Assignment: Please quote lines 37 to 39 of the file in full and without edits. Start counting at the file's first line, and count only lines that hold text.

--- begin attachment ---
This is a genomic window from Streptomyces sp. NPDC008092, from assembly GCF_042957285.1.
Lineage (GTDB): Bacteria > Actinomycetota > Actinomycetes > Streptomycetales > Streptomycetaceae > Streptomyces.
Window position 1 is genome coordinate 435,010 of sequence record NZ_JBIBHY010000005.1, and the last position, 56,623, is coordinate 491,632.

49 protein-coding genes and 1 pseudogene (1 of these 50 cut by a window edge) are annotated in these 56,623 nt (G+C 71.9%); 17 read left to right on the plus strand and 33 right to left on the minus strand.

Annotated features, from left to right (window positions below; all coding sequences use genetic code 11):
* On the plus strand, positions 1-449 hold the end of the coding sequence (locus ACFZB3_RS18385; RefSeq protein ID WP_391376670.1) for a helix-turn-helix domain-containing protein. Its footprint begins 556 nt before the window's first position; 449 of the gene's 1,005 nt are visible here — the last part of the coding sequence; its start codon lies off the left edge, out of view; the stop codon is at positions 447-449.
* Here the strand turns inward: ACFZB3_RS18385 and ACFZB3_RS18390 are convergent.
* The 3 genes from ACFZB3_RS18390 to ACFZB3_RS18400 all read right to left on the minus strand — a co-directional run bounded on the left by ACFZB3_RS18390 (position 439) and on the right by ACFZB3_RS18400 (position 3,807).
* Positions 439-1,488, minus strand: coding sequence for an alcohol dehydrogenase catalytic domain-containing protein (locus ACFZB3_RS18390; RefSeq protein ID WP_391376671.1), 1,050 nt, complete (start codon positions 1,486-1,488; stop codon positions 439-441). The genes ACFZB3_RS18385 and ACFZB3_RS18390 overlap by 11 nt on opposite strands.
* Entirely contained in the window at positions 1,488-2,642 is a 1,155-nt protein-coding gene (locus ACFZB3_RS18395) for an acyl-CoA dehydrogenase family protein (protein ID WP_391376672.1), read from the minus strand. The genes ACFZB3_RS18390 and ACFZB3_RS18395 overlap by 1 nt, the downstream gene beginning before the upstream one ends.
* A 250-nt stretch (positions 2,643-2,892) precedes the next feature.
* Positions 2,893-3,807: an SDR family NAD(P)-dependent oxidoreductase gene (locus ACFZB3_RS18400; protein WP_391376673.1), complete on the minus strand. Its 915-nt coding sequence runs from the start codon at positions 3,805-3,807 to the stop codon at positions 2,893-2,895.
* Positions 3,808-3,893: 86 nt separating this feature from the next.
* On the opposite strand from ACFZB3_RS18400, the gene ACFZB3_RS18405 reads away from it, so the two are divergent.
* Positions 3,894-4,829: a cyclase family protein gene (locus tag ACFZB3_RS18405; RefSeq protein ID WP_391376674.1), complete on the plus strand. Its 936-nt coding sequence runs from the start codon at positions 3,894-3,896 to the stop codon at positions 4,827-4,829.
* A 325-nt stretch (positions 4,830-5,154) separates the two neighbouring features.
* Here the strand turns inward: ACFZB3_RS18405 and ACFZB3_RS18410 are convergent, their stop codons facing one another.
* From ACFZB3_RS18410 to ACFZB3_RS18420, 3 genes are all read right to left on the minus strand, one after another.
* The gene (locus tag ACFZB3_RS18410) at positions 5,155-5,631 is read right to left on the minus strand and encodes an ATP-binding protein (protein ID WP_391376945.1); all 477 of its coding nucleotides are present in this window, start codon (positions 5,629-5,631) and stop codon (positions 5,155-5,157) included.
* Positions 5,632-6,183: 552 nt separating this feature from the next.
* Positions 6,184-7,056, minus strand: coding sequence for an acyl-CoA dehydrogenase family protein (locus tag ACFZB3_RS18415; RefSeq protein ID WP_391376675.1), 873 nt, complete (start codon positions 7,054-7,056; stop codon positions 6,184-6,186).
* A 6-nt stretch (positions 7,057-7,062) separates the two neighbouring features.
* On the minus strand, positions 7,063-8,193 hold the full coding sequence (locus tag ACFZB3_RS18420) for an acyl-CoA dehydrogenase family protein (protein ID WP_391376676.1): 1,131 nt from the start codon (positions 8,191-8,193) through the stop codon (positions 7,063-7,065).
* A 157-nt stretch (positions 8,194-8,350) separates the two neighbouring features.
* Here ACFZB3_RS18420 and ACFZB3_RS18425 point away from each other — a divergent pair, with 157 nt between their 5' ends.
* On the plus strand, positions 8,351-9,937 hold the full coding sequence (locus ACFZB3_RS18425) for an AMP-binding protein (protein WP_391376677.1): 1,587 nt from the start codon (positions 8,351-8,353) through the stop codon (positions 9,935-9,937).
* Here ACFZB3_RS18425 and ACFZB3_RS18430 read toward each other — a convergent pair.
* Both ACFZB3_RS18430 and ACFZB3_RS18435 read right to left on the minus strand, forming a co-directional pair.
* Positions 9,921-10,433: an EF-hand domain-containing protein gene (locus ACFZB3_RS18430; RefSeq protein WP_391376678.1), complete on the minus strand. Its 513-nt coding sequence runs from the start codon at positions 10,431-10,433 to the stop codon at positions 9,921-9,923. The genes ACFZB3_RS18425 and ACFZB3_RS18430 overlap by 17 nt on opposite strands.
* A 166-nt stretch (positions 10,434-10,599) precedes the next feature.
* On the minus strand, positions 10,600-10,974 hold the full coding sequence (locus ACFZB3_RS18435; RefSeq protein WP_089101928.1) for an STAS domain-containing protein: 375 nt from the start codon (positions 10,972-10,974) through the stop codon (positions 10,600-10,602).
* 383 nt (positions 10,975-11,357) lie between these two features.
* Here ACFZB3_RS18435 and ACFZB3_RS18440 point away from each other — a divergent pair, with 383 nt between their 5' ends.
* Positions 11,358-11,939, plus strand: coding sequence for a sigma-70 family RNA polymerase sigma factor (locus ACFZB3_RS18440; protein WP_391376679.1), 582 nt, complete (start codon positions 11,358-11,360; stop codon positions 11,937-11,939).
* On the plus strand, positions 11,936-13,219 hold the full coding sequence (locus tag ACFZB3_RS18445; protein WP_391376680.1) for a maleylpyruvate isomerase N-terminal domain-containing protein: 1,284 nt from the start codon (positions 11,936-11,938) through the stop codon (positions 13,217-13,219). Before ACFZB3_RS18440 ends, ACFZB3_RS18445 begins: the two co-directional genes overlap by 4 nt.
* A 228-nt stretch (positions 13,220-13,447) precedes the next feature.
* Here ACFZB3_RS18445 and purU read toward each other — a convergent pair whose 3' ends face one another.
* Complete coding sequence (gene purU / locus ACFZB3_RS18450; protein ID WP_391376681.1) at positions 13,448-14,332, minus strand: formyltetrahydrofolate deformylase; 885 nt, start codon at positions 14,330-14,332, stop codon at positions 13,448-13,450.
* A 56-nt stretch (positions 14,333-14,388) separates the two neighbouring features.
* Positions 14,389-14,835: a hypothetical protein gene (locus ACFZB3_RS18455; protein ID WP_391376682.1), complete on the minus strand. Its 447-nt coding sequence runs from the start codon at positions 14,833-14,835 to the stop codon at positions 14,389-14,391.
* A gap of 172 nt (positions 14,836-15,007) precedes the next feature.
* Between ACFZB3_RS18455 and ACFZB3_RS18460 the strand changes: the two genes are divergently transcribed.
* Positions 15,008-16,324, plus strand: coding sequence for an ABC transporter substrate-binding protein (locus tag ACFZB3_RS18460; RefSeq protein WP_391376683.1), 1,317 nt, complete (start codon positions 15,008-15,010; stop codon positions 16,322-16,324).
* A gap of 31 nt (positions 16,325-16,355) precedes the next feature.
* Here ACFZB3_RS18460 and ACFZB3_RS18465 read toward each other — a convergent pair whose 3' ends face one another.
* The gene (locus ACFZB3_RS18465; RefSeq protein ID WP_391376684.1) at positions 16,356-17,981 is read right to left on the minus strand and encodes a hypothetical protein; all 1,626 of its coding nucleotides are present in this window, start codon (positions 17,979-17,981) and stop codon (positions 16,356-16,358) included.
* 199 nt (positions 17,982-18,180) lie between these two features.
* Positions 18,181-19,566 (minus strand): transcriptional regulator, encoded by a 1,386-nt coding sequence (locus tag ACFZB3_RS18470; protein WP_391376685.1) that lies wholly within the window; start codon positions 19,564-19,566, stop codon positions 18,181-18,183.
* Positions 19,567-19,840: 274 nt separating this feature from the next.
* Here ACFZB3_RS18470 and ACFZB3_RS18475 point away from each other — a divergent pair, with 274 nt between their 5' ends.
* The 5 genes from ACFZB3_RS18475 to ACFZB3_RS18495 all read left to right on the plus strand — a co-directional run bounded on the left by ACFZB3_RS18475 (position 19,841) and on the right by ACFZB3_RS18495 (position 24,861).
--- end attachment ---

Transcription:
* Here ACFZB3_RS18445 and purU read toward each other — a convergent pair whose 3' ends face one another.
* Complete coding sequence (gene purU / locus ACFZB3_RS18450; protein ID WP_391376681.1) at positions 13,448-14,332, minus strand: formyltetrahydrofolate deformylase; 885 nt, start codon at positions 14,330-14,332, stop codon at positions 13,448-13,450.
* A 56-nt stretch (positions 14,333-14,388) separates the two neighbouring features.